In the English language, four letter words are those we consider profane or vulgar, and are usually words we use as slang or curse words. While “love” is in no way profane, it does contain four letters and is used so tritely, it often seems degraded. It is a word that has become so commonplace in our communication it has lost its significance. When we use the word, do we actually understand its meaning? We love our house, love our job, love our cat, love our daughter, love our husband, and love our God. How can we possibly use the same word to describe our relationship to both our cat and our God?
Love has become a punchline in a movie and a common melody in a song. It has represented momentary delight, passing affection, and deep devotion. Perhaps the difficulty lies in the limitations of the English language—we have only one word for love whereas the Greek language has four: agape, philia, eros and storge—all of which represent the feeling one has for God (agape) or a person (philia, eros, and storge).
Herein lies the root of the issue; the word “love” was never designed to refer to possessions. Many in western culture have become so materially focused there is no differentiation between our connection to things and our connection with God or others. I remember a line in an old BJ Thomas song from when I was a child; it said “Using things and loving people, that’s the way it ought to be, cuz loving things and using people only leads to misery.” Truer words are rarely spoken. As we take a moment to consider the word “love” and weigh its gravity, consider the finest definition of the word—found in the pages of The New Testament.
I Corinthians 13 is known as the love chapter as it breaks down the definition of love in God’s terms. Paul writes, “Love suffers long and is kind; love does not envy; love does not parade itself, is not puffed up; does not behave rudely, does not seek its own, is not provoked, thinks no evil; does not rejoice in iniquity, but rejoices in the truth; bears all things, believes all things, hopes all things, endures all things. Love never fails. (I Cor. 13:4-8, NKJV). The entire chapter is so convicting, and even these few verses seem impossible to live. We need not struggle to muster this kind of love, for it is impossible. It cannot be created from within. The key for us is to give ourselves completely to God, to love him with our entirety, to receive His love, and then let it flow through us to others. Only God can teach us to love purely.
Perhaps the following mnemonic will help us remember the essence of the word “LOVE”:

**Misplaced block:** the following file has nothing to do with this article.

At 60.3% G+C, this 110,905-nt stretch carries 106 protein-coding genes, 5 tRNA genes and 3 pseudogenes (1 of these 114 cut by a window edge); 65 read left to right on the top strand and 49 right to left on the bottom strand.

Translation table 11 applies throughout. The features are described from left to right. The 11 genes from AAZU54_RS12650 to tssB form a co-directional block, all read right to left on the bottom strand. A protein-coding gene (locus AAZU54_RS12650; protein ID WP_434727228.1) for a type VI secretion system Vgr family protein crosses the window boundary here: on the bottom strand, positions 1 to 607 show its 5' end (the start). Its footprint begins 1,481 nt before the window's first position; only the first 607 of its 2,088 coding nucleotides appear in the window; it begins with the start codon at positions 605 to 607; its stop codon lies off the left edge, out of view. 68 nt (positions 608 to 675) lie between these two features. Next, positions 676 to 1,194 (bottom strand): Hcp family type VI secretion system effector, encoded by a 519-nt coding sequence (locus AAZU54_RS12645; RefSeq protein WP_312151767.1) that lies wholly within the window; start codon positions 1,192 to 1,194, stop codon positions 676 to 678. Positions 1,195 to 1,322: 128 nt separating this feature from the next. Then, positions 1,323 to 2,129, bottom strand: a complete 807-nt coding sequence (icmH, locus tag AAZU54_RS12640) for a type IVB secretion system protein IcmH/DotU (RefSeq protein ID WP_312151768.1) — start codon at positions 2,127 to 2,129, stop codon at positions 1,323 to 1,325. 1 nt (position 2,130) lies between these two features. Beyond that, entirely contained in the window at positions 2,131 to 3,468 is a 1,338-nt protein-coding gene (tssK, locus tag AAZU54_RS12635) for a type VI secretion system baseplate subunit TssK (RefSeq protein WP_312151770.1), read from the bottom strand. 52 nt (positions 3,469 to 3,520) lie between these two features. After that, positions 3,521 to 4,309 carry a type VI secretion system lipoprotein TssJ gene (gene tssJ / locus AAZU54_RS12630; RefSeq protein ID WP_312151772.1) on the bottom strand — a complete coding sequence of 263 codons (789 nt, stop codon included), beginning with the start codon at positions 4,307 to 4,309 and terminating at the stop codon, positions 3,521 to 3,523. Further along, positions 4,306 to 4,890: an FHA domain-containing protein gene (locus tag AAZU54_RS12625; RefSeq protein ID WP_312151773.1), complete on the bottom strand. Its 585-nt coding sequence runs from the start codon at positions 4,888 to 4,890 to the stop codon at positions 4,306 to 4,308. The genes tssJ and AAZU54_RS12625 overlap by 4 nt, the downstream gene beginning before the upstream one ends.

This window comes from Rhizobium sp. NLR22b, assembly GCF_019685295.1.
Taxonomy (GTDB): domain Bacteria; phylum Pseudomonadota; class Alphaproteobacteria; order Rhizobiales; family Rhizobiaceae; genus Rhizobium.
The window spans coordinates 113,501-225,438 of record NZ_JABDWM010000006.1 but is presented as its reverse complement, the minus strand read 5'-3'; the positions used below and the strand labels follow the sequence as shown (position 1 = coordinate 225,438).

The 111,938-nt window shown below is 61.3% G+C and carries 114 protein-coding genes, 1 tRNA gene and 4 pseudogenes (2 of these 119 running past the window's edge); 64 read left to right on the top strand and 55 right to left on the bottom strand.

Live for God. He is to be our first love, our number one priority in life. In Revelation 2:2-5 Jesus states: “I know your works, your labor, your patience, and that you cannot bear those who are evil. And you have tested those who say they are apostles and are not, and have found them liars; and you have persevered and have patience, and have labored for My name’s sake and have not become weary. Nevertheless I have this against you, that you have left your first love. Remember therefore from where you have fallen; repent and do the first works, or else I will come to you quickly and remove your lampstand from its place—unless you repent.” I’m often amazed by these verses, because these Believers were full of faith, doing commendable acts of service for those around them, yet Christ was unhappy with their priorities. God is always to be our first love.
Offer yourself as a living sacrifice, holy unto God (Romans 12:1). The word “holy” simply means to be “set apart.” Give yourself willing to His plans as you set yourself apart for His purposes. Eternal perspective changes everything.
Value others more than yourself. We don’t have to be told to live for ourselves—that, my friend, comes naturally. Jesus told us to love others as we love ourselves because He knew where our natural allegiance fell. Jesus reduced all the commandments to one: Love God, Love people, knowing in that one simple statement, all commandments would be fulfilled. After all, you can’t very well love your neighbor, covet his house, sleep with his wife, and murder him all at the same time! Love trumps all other action. Philippians 2:3-4 reminds us to “Let nothing be done through selfish ambition or conceit, but in lowliness of mind let each esteem others better than himself. Let each of you look out not only for his own interests, but also for the interests of others.”
Escape materialism and live simply. In our western culture, love of money and wealth is an enticing entrapment. In some American cultures, we never seem to have enough; still many don’t realize that an annual U.S. salary of $32,400 puts you in the top 1% of the wealthiest people in the world! Of course, the abject poverty in many countries significantly impacts the average, but the point is the same. Even poor Americans have access to more provision than many in the rest of the world. As Believers, we should be givers, not just consumers. I struggle with over-buying and careless spending and enjoy shopping as much as the next person. I often look around my house and think, “Do I really need anything more?” One of my goals for 2017 is to reduce the clutter and simplify my life. I encourage you to find a few good websites and newsletters regarding de-cluttering—the connection to clutter and mental and emotional wellness is quite fascinating.
As the New Year begins, our resolution list can be daunting. We are challenged in each new season to incorporate ways to live healthier, grow spiritually, make better financial decisions, and much more. We have been inundated with ideas on how to live better in 2017. Let’s challenge one another to not only live better, but to LOVE better.
By Lisa Jenkins-Moore